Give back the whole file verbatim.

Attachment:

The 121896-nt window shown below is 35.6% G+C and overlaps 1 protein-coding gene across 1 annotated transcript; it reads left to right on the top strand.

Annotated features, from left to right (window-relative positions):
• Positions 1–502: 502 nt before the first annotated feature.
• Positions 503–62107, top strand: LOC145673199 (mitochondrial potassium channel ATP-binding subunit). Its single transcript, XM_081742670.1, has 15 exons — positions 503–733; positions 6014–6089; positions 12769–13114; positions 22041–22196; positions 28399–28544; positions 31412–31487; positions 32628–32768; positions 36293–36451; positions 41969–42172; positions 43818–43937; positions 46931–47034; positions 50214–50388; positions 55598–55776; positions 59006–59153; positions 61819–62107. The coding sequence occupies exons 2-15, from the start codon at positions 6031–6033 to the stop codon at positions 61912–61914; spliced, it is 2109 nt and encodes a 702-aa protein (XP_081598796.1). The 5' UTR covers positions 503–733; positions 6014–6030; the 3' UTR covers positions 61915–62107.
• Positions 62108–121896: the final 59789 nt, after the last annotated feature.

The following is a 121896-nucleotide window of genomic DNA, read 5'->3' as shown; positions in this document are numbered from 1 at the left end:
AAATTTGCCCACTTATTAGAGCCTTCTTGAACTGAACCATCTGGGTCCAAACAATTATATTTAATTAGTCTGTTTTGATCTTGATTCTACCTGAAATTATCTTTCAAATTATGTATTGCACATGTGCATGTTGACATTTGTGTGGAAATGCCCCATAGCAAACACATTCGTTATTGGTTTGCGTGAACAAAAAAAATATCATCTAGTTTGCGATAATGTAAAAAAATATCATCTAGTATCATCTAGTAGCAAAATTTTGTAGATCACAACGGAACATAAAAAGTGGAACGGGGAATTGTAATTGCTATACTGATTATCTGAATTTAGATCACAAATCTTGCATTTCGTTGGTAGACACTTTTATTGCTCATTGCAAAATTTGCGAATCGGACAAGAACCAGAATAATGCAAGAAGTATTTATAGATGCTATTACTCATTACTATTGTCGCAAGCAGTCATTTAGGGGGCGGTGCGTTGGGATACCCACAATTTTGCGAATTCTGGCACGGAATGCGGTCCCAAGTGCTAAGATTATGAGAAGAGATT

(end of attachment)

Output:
The 121896-nt window shown below is 35.6% G+C and overlaps 1 protein-coding gene across 1 annotated transcript; it reads left to right on the top strand.

Annotated features, from left to right (window-relative positions):
• Positions 1–502: 502 nt before the first annotated feature.
• Positions 503–62107, top strand: LOC145673199 (mitochondrial potassium channel ATP-binding subunit). Its single transcript, XM_081742670.1, has 15 exons — positions 503–733; positions 6014–6089; positions 12769–13114; positions 22041–22196; positions 28399–28544; positions 31412–31487; positions 32628–32768; positions 36293–36451; positions 41969–42172; positions 43818–43937; positions 46931–47034; positions 50214–50388; positions 55598–55776; positions 59006–59153; positions 61819–62107. The coding sequence occupies exons 2-15, from the start codon at positions 6031–6033 to the stop codon at positions 61912–61914; spliced, it is 2109 nt and encodes a 702-aa protein (XP_081598796.1). The 5' UTR covers positions 503–733; positions 6014–6030; the 3' UTR covers positions 61915–62107.
• Positions 62108–121896: the final 59789 nt, after the last annotated feature.

The following is a 121896-nucleotide window of genomic DNA, read 5'->3' as shown; positions in this document are numbered from 1 at the left end:
AAATTTGCCCACTTATTAGAGCCTTCTTGAACTGAACCATCTGGGTCCAAACAATTATATTTAATTAGTCTGTTTTGATCTTGATTCTACCTGAAATTATCTTTCAAATTATGTATTGCACATGTGCATGTTGACATTTGTGTGGAAATGCCCCATAGCAAACACATTCGTTATTGGTTTGCGTGAACAAAAAAAATATCATCTAGTTTGCGATAATGTAAAAAAATATCATCTAGTATCATCTAGTAGCAAAATTTTGTAGATCACAACGGAACATAAAAAGTGGAACGGGGAATTGTAATTGCTATACTGATTATCTGAATTTAGATCACAAATCTTGCATTTCGTTGGTAGACACTTTTATTGCTCATTGCAAAATTTGCGAATCGGACAAGAACCAGAATAATGCAAGAAGTATTTATAGATGCTATTACTCATTACTATTGTCGCAAGCAGTCATTTAGGGGGCGGTGCGTTGGGATACCCACAATTTTGCGAATTCTGGCACGGAATGCGGTCCCAAGTGCTAAGATTATGAGAAGAGATT